Jim Thorpe is restored as the sole winner of the 1912 Olympic gold medals

Jim Thorpe, one of the greatest athletes in history and a victim of what many considered to be a centuries-old Olympic injustice, has been restored as the sole winner of the tikamp and pentathlon at the Stockholm Games in 1912.

Thorpe, who excelled in a dozen or more sports, had dominated his two events at the 1912 Games in Stockholm, but was deprived of his medals after it was revealed that he had earned a few dollars short of playing professional baseball before. his Olympic career. American officials, in what historians regarded as a mixture of racism against Thorpe, who was an Indian, and a fanatical devotion to the idea of ‚Äč‚Äčamateurism, were among the loud advocates of his disqualification.

The International Olympic Committee’s recognition of Thorpe, which was announced on Friday, comes 40 years after it recreated him as the co-winner of both events. But the restoration in 1982 was not enough for his followers, who continued to campaign on behalf of Thorpe, an American icon particularly revered in Native American communities.

The athletes who were declared champions by the IOC – Hugo Wieslander, a Swede who finished second in the doubles match, and Ferdinand Bie from Norway, who finished behind Thorpe in the five-match match – expressed great reluctance to accept their gold medals after Thorpe had deprived of his victories in 1913. The IOC said it consulted with both Sweden, Wieslander’s surviving family members and Norway’s Olympic Committees before reinstating Thorpe as the sole champion of both events.

“This is a very unusual and unique situation,” said IOC President Thomas Bach. “It is taken up by an extraordinary gesture of fair play from the relevant National Olympic Committees.”

The decision to nominate Thorpe as the sole winner of tikamp and pentathlon was reported Thursday by Indian Country Today, who noted that Olympic officials had quietly put him alone in first place on the Games’ official website.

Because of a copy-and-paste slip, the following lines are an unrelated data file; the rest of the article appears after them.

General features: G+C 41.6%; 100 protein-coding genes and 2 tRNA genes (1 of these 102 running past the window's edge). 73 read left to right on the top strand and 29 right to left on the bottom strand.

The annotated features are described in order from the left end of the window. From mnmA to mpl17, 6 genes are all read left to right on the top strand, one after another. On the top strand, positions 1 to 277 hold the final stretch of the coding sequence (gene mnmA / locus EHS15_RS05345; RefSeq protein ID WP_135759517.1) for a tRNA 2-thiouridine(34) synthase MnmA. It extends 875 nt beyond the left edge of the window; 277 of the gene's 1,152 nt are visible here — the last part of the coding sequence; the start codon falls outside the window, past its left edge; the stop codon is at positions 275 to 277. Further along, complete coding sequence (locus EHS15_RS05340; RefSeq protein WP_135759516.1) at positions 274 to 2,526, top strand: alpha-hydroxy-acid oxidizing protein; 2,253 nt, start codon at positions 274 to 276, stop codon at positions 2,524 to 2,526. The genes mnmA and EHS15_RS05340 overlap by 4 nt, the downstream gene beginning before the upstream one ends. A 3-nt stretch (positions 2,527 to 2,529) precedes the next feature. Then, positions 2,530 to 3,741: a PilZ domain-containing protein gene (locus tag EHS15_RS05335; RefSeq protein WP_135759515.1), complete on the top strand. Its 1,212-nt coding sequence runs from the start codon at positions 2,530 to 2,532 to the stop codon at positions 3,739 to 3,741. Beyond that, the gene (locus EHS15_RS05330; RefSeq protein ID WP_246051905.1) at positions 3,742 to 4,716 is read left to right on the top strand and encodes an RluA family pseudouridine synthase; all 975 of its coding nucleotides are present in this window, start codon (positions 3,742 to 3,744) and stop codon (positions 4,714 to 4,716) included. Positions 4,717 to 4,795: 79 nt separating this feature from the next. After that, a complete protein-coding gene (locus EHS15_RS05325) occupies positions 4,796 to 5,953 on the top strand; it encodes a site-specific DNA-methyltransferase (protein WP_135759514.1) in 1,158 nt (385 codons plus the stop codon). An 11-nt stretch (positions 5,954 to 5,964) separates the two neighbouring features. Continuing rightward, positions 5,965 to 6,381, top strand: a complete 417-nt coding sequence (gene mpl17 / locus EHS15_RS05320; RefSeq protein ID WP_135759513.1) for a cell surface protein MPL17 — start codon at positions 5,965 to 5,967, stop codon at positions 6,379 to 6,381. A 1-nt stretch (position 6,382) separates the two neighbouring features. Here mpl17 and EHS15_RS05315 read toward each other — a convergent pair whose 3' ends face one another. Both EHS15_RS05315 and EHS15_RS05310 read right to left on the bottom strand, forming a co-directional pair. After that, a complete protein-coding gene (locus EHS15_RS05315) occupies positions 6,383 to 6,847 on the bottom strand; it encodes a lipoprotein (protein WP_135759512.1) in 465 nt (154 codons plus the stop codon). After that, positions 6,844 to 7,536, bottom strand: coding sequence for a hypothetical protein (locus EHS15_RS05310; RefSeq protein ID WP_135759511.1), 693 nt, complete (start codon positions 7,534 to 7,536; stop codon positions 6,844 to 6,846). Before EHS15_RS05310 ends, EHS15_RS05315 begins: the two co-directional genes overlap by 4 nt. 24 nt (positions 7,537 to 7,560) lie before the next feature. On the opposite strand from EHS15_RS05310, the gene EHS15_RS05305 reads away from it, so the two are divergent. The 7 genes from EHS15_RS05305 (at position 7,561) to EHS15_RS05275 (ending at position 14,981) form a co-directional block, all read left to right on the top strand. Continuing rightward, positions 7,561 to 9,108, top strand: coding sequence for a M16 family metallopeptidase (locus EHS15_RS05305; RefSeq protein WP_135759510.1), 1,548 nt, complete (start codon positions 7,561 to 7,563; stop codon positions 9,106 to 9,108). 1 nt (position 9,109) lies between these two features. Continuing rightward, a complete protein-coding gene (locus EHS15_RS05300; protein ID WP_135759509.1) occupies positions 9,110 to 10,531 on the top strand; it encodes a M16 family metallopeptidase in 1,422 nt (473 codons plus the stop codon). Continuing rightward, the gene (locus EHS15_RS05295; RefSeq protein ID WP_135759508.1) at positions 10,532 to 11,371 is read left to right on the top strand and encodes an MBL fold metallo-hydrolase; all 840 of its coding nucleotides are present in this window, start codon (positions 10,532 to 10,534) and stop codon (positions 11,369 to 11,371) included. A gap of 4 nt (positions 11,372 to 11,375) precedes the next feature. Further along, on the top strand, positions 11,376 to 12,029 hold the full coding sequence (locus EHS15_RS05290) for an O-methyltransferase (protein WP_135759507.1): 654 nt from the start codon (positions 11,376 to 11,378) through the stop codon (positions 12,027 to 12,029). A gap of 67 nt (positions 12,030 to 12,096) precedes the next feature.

Restoration of Thorpe’s medals has long been a matter for Native Americans and other activists, who in recent years had renewed signature collections and lobbyed the IOC for the change. Thorpe was a member of the Sac and Fox Nation in Oklahoma and attended Carlisle Indian Industrial School in Pennsylvania, and his accomplishments in several sports are legendary in Native American circles.

“Is there half justice?” asked Nedra Darling, a citizen of the Prairie Band Potawatomi Nation, whose father was a longtime friend of Thorpe, in 2020. “It is scandalous that the records were not corrected in 1982.”

Bright Path Strong, a foundation named after Thorpe’s native name, has led efforts to restore Thorpe’s status.

“We are delighted that thanks to Bright Path Strong’s great commitment, a solution could be found,” Bach said.

Thorpe’s achievements on the football field were legendary: In 1911, Carlisle disrupted Harvard to a great extent thanks to Thorpe, who played halfback and also kicked four field goals.

Thorpe went to the Olympics in 1912 in Stockholm to compete in tikamp and another now closed track competition, pentathlon. He won both, was hailed internationally and participated in a ticker-tape parade for Olympic stars on Broadway in New York. The Times reported that Thorpe received the most cheers, along with Pat McDonald, a shot putter who was a Times Square traffic officer.

But the next year it emerged that Thorpe had earned $ 25 a week playing minor league baseball a few years before. Under the strict amateur rules of the time, he was deprived of his gold medals.

His amateur status was revoked, Thorpe began a baseball career in the major league, where he played from 1913 to 1919 for the New York Giants, Cincinnati Reds and Boston Braves. Remarkably, he switched to professional football in 1920 and played until he was 41 with six teams, including the New York Giants.

Thorpe died in 1953. His New York Times obituary called him “probably the greatest natural athlete the world had seen in modern times.”

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